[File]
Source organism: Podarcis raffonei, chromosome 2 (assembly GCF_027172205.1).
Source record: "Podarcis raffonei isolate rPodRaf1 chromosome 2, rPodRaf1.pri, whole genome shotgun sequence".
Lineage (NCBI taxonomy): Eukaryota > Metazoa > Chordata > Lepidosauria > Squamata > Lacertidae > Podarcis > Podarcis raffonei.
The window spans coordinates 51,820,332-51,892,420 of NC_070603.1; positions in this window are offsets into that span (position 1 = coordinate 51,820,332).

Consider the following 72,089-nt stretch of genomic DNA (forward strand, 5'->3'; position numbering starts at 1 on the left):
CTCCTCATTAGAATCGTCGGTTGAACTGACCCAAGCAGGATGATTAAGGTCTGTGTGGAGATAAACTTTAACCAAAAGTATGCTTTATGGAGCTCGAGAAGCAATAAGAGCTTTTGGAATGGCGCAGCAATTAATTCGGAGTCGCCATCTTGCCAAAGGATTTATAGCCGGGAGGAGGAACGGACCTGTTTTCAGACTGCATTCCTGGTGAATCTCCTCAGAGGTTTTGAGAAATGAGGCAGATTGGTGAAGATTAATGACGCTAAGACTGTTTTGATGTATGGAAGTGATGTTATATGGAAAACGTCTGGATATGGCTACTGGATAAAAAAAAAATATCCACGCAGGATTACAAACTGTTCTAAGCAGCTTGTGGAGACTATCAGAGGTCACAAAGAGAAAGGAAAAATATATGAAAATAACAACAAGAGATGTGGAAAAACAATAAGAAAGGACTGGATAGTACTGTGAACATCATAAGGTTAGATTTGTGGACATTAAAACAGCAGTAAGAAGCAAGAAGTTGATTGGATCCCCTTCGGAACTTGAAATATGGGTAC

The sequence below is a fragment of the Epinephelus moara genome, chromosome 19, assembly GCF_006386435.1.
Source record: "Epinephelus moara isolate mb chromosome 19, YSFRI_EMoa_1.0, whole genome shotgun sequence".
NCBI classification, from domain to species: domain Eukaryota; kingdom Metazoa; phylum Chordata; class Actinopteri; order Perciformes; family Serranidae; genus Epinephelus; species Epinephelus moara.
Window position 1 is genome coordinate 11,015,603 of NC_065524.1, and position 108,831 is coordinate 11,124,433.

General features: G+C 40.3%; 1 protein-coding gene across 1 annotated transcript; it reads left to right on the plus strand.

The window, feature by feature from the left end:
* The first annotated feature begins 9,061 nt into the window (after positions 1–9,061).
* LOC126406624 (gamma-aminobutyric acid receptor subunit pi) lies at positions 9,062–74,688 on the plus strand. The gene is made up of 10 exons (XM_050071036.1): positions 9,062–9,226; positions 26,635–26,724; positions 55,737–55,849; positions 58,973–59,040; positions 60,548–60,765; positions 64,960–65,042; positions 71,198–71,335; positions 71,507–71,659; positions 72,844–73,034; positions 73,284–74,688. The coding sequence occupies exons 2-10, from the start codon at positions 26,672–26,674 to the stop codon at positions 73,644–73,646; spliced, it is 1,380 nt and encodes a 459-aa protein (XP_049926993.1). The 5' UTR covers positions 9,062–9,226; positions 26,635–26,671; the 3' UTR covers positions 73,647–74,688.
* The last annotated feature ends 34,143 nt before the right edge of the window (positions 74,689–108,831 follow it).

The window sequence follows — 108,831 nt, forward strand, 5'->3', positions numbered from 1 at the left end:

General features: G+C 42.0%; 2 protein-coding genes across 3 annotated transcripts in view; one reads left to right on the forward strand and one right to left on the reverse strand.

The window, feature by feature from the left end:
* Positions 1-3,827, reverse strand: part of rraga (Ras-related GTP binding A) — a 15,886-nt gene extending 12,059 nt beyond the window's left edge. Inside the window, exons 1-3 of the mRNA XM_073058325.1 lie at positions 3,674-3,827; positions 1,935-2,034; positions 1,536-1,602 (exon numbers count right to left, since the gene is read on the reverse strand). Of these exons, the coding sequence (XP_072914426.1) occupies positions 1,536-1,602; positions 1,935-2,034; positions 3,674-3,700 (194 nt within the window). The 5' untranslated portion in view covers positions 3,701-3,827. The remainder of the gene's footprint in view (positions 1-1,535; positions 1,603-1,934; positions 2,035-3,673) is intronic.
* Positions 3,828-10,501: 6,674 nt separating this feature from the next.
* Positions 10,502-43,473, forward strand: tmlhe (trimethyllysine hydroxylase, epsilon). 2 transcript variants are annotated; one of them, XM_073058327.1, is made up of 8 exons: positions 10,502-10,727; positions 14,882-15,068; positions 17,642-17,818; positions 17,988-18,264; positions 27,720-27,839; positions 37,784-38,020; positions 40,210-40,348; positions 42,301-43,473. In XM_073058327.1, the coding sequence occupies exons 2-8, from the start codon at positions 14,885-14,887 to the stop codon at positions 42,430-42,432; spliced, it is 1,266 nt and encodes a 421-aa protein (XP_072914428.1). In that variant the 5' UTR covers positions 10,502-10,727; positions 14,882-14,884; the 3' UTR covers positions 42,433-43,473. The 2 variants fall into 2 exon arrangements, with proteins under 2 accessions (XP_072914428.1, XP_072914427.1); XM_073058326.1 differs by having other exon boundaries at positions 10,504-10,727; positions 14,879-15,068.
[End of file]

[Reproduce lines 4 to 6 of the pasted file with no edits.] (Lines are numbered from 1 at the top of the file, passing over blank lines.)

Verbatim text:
The window spans coordinates 51,820,332-51,892,420 of NC_070603.1; positions in this window are offsets into that span (position 1 = coordinate 51,820,332).

Consider the following 72,089-nt stretch of genomic DNA (forward strand, 5'->3'; position numbering starts at 1 on the left):
CTCCTCATTAGAATCGTCGGTTGAACTGACCCAAGCAGGATGATTAAGGTCTGTGTGGAGATAAACTTTAACCAAAAGTATGCTTTATGGAGCTCGAGAAGCAATAAGAGCTTTTGGAATGGCGCAGCAATTAATTCGGAGTCGCCATCTTGCCAAAGGATTTATAGCCGGGAGGAGGAACGGACCTGTTTTCAGACTGCATTCCTGGTGAATCTCCTCAGAGGTTTTGAGAAATGAGGCAGATTGGTGAAGATTAATGACGCTAAGACTGTTTTGATGTATGGAAGTGATGTTATATGGAAAACGTCTGGATATGGCTACTGGATAAAAAAAAAATATCCACGCAGGATTACAAACTGTTCTAAGCAGCTTGTGGAGACTATCAGAGGTCACAAAGAGAAAGGAAAAATATATGAAAATAACAACAAGAGATGTGGAAAAACAATAAGAAAGGACTGGATAGTACTGTGAACATCATAAGGTTAGATTTGTGGACATTAAAACAGCAGTAAGAAGCAAGAAGTTGATTGGATCCCCTTCGGAACTTGAAATATGGGTAC